Sometimes you want to, or have to, incur new debt after you've filed for Chapter 13 bankruptcy. Often the best course of action is to get court approval for the new debt (called a post-petition debt) before you incur it. But this isn't always possible. If you don't get the court to approve your new debt, all is not lost. To learn about your options for post-petition debts in Chapter 13 bankruptcy, read on.
The debts included in your Chapter 13 repayment plan are those debts that you had on the date you filed for bankruptcy. (To learn how the plan works and what debts are included, see The Chapter 13 Repayment Plan.) Bankruptcy law discourages you from incurring new debt after the filing date without first asking for permission from the trustee and bankruptcy court.
Because the typical Chapter 13 plan lasts for 36 to 60 months, it might be difficult for you to go that long without any new debt. You might need to make home repairs, buy a new car, go to the doctor, or pay taxes, but not have the cash available to pay for these expenses because of plan payments and monthly bills.
Luckily, there are some options for incurring post-petition debts in Chapter 13 bankruptcy.
Post-petition tax debts get special treatment in bankruptcy. The court always allows tax creditors to file claims for post-petition tax debts and then the claim gets priority in payment. However, you may have to amend your plan to incorporate the increased tax payment into your payments. This might mean that your other unsecured creditors get a little less.
Consumer debts are those debts you incur on behalf of yourself, family or household, and not for your business. There are basically two ways to handle post-petition consumer debt in your Chapter 13 bankruptcy:
If you don't want to include the new debt in your Chapter 13 plan, you do nothing and incur the debt without first getting court approval. In this situation, you pay the debt outside of your plan. At the end of your bankruptcy, the debt will not be discharged.
Unless the debt is relatively small, however, paying it outside the plan is often not a good idea. The additional debt might mean you won't be able to complete your plan. And because your income belongs to your bankruptcy estate, spending it on unapproved consumer debt might invite a trustee objection or case dismissal if it interferes with your plan.
If you incur debt without prior court approval, you can try to get the court to approve the debt later by showing that it was not possible to get court approval ahead of time. You will also have to get the creditor to agree and to submit a proof of claim. At that point, you can include the debt in your plan. For example, if you incur unanticipated medical debt, you might be able to get those debts included in your plan.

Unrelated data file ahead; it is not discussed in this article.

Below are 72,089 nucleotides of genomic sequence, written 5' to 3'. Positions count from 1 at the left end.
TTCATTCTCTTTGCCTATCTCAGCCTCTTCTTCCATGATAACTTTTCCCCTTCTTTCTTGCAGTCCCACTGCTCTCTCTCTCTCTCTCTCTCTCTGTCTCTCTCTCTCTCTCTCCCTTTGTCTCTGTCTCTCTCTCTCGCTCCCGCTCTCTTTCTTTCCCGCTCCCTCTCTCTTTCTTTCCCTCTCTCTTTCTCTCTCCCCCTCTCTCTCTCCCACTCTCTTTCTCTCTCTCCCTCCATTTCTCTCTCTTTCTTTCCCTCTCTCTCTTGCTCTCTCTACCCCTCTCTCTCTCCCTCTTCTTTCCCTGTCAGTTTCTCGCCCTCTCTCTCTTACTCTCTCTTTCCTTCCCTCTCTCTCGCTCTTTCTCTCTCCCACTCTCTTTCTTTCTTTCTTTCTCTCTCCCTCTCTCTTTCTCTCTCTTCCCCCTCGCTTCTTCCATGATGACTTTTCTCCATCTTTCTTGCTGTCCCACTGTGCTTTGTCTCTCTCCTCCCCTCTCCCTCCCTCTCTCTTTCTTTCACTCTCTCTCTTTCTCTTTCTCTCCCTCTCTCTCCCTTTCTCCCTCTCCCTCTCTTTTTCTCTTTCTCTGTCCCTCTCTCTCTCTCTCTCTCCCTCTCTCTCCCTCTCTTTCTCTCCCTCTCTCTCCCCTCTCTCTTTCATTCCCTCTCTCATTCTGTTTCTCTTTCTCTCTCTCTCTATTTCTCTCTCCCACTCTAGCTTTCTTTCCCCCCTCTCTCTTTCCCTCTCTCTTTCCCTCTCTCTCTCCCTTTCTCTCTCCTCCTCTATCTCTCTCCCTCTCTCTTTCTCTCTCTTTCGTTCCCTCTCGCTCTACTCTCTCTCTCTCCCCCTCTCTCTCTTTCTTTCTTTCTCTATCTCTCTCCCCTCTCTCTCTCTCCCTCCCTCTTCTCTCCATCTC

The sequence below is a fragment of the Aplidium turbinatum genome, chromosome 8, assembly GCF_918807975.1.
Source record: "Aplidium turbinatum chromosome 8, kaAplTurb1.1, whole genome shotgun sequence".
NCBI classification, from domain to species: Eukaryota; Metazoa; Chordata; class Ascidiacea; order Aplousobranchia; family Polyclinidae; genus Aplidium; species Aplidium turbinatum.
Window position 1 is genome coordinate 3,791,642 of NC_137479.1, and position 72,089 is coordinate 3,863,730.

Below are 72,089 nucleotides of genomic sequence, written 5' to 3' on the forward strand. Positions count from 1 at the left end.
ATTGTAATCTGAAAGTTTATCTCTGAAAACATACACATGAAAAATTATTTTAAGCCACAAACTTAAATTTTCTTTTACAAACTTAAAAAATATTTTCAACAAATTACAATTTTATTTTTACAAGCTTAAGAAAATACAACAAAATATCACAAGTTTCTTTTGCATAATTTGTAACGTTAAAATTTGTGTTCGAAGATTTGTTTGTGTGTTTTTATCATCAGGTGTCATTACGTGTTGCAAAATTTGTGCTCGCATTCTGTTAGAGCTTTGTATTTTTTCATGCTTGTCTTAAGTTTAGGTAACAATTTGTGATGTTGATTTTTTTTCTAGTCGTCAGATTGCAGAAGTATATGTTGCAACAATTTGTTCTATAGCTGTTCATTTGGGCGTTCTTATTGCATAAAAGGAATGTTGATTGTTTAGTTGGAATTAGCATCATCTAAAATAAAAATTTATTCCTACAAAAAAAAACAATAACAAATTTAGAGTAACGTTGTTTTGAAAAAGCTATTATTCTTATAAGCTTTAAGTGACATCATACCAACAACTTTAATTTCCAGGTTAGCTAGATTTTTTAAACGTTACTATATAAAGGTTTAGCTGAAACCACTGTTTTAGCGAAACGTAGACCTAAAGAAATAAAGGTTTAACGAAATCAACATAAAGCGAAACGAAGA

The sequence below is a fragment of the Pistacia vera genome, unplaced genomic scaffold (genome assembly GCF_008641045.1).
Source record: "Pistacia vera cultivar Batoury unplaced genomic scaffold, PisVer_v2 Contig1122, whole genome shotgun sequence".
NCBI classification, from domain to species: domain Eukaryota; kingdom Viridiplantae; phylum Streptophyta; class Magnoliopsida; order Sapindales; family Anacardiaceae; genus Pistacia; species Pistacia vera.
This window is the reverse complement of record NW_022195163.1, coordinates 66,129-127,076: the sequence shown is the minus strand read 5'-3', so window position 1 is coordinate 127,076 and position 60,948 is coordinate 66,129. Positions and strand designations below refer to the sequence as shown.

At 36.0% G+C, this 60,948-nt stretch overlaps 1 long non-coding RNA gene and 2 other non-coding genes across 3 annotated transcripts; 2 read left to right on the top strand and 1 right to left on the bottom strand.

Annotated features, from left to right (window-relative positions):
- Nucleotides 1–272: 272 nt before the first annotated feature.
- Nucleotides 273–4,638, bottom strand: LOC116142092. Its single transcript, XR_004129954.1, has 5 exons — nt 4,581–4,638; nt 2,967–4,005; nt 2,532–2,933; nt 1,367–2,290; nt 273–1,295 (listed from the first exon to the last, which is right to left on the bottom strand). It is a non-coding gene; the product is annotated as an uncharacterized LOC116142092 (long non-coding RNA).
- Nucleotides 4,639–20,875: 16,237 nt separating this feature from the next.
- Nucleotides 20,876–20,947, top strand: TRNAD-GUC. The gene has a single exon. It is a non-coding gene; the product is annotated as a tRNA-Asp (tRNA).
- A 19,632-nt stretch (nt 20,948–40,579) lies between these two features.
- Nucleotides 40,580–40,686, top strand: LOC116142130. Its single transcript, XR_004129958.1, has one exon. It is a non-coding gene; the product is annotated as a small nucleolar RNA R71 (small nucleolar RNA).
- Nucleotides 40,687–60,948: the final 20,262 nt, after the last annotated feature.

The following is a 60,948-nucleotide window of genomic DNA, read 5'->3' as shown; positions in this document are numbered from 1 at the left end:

Why would a creditor agree to include the debt in your plan? If the creditor files a proof of claim and the debt is included in your plan, the creditor will likely receive a smaller amount than if you must pay the debt outside of the plan. So why would a creditor agree to this plan? Some creditors will be willing to file a proof of claim because they can start receiving money sooner, rather than waiting to collect after your Chapter 13 case is over.
When might the trustee or court refuse to include the debt in your plan? If your medical or other bill is large, even if the creditor agrees to file a proof of claim, the trustee and court may refuse to include the debt in your plan if it would make your plan not feasible given your income.
If you are unable to get the debt included in your plan, the automatic stay still prevents this creditor from seeking payment during your Chapter 13 bankruptcy.
You can also handle post-petition debt by working through the trustee's office and seeking court approval before you incur the debt. Generally, the court will approve new debt, or an extension of credit, if you need to buy property or services to complete your plan. If are able to get prior approval, you can include the debt in your plan if the creditor files a proof of claim.
One common reason you might need post-petition credit is to buy a new car. Here's how the approval process might work in this situation: You work out the loan terms with a car dealer. Then, you contact the trustee and explain why the car is necessary for you to complete your plan. For example, you could explain that you needed the car to go to work and earn money. Make sure you are current on your plan payments; it'll be difficult to argue that you can incur new debt if you have already fallen behind on your plan payments.
If the trustee agrees with the purchase, then you file a motion with the court. Usually, if the trustee is on board, the court approves the extension of credit. At this point you submit a plan amendment to account for the new car payment and amend other bankruptcy documents (Schedules I and J pertaining to income and expenses) to show your ability to pay the new amount. You must make these amendments even if your new car payments are not much different from your old payments.
In this case, the car lender would have a secured interest in the vehicle and would receive the full contract price.
If you have to incur large post-petition debts (for example, medical bills) that the trustee or court won't allow you to include in your plan, you might consider converting your Chapter 13 case to a Chapter 7 so that you can discharge the new debt.
To read more about converting your case, see When Can Chapter 13 Be Converted to Chapter 7?